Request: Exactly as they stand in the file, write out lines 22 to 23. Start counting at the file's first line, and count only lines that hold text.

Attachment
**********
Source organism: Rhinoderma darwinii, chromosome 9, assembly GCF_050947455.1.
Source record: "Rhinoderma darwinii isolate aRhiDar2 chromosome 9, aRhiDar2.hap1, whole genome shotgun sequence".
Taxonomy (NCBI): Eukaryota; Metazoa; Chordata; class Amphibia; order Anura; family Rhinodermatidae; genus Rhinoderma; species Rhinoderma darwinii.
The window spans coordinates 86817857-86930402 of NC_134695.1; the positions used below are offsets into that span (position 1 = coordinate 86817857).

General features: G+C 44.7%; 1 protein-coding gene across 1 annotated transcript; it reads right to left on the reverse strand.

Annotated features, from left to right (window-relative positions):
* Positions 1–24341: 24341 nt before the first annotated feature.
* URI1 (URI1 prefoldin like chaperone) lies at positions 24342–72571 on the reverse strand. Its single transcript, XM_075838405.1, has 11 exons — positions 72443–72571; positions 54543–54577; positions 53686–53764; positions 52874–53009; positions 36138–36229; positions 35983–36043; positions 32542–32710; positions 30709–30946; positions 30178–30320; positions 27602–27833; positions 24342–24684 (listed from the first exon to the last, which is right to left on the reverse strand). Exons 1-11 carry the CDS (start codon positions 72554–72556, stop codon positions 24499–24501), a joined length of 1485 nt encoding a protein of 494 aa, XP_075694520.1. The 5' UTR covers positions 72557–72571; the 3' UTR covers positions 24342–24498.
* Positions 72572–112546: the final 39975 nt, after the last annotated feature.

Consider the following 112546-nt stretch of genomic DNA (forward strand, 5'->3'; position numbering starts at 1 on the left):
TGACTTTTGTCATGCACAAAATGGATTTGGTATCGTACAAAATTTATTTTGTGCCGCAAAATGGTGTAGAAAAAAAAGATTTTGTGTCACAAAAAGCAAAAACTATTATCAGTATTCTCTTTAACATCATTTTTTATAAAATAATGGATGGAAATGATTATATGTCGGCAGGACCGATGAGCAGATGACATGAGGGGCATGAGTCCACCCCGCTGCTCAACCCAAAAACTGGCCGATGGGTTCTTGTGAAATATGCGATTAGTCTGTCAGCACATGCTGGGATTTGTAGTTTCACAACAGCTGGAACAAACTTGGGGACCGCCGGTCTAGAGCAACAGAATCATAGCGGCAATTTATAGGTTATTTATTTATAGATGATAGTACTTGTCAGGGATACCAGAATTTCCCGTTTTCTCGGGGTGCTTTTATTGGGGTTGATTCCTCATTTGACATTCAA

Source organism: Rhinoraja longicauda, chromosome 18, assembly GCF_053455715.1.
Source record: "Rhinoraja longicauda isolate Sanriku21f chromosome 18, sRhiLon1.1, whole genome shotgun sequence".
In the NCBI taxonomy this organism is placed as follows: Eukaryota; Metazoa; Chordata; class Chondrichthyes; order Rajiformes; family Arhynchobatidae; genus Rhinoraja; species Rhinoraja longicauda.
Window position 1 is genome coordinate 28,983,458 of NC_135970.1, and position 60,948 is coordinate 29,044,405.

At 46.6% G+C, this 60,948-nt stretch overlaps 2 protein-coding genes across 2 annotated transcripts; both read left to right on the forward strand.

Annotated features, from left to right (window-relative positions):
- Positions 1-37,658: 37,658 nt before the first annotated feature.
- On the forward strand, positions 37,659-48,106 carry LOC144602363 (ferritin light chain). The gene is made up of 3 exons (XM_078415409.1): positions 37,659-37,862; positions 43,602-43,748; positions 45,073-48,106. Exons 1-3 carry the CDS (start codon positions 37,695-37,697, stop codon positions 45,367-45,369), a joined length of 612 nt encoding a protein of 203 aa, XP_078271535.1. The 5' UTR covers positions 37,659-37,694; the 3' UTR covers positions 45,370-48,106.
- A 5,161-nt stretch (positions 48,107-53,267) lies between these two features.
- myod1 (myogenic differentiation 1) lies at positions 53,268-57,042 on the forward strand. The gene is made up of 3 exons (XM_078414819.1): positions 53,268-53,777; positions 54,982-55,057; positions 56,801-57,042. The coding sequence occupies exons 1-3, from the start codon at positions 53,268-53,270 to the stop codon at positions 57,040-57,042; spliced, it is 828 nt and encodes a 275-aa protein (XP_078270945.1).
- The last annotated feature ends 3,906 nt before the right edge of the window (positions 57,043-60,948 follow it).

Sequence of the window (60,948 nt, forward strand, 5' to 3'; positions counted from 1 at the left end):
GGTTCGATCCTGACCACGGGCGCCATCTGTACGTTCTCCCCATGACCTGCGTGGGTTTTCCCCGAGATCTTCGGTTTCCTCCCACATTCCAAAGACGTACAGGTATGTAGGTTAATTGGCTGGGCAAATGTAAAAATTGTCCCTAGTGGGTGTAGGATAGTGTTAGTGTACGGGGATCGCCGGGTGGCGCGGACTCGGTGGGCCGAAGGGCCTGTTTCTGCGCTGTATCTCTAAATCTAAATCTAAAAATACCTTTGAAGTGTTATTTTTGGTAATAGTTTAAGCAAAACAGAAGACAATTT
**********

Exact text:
- The last annotated feature ends 3,906 nt before the right edge of the window (positions 57,043-60,948 follow it).

Sequence of the window (60,948 nt, forward strand, 5' to 3'; positions counted from 1 at the left end):